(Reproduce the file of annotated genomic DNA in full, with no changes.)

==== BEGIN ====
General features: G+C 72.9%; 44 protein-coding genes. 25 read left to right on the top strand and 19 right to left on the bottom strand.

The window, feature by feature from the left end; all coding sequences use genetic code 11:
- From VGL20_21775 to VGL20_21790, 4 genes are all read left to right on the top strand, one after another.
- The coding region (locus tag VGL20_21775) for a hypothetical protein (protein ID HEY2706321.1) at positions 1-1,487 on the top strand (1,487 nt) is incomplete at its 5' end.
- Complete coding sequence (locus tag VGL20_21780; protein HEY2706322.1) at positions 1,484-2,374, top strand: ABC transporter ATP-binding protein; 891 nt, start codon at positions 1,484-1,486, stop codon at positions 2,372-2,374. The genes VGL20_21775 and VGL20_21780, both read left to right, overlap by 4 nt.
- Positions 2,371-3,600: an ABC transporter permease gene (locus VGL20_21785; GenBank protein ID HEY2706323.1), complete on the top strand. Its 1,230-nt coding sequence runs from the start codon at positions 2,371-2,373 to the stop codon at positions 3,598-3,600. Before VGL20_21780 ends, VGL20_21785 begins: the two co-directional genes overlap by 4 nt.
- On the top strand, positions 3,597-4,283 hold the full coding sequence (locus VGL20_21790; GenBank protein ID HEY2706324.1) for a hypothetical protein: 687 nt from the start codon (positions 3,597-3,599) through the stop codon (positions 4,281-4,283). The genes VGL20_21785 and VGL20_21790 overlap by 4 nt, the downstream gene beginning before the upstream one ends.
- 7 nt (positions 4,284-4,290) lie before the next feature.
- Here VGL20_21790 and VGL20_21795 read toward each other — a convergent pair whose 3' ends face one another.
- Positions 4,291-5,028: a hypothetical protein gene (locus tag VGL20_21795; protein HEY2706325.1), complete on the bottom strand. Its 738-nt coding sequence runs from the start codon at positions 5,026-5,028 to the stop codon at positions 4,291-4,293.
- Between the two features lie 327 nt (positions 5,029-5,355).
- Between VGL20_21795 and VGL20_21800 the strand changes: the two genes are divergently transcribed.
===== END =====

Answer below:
General features: G+C 72.9%; 44 protein-coding genes. 25 read left to right on the top strand and 19 right to left on the bottom strand.

The window, feature by feature from the left end; all coding sequences use genetic code 11:
- From VGL20_21775 to VGL20_21790, 4 genes are all read left to right on the top strand, one after another.
- The coding region (locus tag VGL20_21775) for a hypothetical protein (protein ID HEY2706321.1) at positions 1-1,487 on the top strand (1,487 nt) is incomplete at its 5' end.
- Complete coding sequence (locus tag VGL20_21780; protein HEY2706322.1) at positions 1,484-2,374, top strand: ABC transporter ATP-binding protein; 891 nt, start codon at positions 1,484-1,486, stop codon at positions 2,372-2,374. The genes VGL20_21775 and VGL20_21780, both read left to right, overlap by 4 nt.
- Positions 2,371-3,600: an ABC transporter permease gene (locus VGL20_21785; GenBank protein ID HEY2706323.1), complete on the top strand. Its 1,230-nt coding sequence runs from the start codon at positions 2,371-2,373 to the stop codon at positions 3,598-3,600. Before VGL20_21780 ends, VGL20_21785 begins: the two co-directional genes overlap by 4 nt.
- On the top strand, positions 3,597-4,283 hold the full coding sequence (locus VGL20_21790; GenBank protein ID HEY2706324.1) for a hypothetical protein: 687 nt from the start codon (positions 3,597-3,599) through the stop codon (positions 4,281-4,283). The genes VGL20_21785 and VGL20_21790 overlap by 4 nt, the downstream gene beginning before the upstream one ends.
- 7 nt (positions 4,284-4,290) lie before the next feature.
- Here VGL20_21790 and VGL20_21795 read toward each other — a convergent pair whose 3' ends face one another.
- Positions 4,291-5,028: a hypothetical protein gene (locus tag VGL20_21795; protein HEY2706325.1), complete on the bottom strand. Its 738-nt coding sequence runs from the start codon at positions 5,026-5,028 to the stop codon at positions 4,291-4,293.
- Between the two features lie 327 nt (positions 5,029-5,355).
- Between VGL20_21795 and VGL20_21800 the strand changes: the two genes are divergently transcribed.